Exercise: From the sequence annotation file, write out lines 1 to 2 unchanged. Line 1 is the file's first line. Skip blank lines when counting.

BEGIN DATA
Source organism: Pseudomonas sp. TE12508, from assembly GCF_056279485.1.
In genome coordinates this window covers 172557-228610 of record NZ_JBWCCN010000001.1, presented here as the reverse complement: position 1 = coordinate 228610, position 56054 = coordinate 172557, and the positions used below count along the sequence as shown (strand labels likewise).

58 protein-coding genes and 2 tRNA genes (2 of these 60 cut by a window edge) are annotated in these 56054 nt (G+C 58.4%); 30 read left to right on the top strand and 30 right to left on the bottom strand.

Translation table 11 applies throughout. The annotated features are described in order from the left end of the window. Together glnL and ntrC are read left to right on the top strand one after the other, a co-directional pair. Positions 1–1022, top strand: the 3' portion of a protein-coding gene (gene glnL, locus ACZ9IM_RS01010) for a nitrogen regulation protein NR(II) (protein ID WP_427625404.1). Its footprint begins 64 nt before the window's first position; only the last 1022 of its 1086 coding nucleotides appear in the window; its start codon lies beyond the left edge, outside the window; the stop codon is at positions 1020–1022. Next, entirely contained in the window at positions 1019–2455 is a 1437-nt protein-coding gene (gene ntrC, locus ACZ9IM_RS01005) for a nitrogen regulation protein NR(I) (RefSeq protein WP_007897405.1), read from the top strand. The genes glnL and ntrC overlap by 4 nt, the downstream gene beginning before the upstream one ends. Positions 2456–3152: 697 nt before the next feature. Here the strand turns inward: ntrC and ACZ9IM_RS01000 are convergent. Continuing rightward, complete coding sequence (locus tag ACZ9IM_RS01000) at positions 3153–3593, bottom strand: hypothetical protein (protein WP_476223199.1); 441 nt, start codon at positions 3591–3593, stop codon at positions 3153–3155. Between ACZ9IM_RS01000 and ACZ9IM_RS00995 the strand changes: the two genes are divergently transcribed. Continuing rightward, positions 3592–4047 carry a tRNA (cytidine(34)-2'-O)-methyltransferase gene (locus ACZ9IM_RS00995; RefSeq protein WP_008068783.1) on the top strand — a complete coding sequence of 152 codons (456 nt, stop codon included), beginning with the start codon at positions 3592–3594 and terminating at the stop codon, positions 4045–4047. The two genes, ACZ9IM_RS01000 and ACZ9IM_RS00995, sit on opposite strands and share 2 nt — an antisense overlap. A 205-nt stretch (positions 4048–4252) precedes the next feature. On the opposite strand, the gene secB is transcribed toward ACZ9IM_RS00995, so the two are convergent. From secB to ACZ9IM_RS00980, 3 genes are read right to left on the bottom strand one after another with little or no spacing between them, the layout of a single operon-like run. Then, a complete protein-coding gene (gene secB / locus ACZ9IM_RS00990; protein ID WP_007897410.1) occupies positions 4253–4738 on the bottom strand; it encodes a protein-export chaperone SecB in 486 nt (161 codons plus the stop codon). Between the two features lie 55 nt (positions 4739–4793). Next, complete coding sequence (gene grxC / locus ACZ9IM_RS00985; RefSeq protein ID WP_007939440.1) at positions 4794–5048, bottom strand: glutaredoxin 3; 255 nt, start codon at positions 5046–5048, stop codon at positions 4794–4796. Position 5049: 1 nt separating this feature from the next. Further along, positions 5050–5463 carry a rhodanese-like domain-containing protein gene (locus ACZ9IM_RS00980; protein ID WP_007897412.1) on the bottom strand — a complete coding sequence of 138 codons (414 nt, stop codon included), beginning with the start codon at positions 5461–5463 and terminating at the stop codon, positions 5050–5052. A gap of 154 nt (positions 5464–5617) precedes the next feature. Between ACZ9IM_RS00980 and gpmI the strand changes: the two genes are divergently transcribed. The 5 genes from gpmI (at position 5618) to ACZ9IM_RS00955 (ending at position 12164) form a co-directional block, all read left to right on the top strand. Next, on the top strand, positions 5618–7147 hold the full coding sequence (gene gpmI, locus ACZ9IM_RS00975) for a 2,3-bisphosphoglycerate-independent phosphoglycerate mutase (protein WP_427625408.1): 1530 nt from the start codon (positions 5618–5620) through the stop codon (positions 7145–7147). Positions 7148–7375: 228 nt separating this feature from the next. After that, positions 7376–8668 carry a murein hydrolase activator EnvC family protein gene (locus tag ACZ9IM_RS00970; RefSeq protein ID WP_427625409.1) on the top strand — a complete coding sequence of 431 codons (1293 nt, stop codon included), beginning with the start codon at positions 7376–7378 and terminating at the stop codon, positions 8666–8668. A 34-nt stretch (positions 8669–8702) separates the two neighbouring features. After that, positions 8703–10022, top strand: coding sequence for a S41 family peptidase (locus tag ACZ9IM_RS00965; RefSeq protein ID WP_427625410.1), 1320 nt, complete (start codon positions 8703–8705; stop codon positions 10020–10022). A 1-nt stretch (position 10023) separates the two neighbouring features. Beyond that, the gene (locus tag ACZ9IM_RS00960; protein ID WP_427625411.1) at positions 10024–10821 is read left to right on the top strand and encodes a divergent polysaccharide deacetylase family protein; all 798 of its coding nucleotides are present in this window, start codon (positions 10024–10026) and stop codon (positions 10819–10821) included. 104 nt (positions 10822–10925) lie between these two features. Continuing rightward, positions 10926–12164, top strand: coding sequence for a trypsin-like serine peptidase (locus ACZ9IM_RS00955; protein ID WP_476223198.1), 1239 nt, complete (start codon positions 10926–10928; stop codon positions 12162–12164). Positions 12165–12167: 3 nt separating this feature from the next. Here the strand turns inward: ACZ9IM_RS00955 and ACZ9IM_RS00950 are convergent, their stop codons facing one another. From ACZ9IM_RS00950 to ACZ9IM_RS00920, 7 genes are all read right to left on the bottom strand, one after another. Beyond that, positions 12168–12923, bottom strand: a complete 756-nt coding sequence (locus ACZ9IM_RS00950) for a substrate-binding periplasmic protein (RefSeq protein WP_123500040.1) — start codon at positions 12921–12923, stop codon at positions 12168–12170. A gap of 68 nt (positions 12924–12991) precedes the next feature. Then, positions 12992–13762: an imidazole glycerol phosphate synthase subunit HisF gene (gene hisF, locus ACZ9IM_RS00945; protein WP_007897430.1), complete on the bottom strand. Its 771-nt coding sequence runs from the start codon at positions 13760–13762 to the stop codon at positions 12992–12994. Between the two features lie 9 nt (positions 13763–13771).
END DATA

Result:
Source organism: Pseudomonas sp. TE12508, from assembly GCF_056279485.1.
In genome coordinates this window covers 172557-228610 of record NZ_JBWCCN010000001.1, presented here as the reverse complement: position 1 = coordinate 228610, position 56054 = coordinate 172557, and the positions used below count along the sequence as shown (strand labels likewise).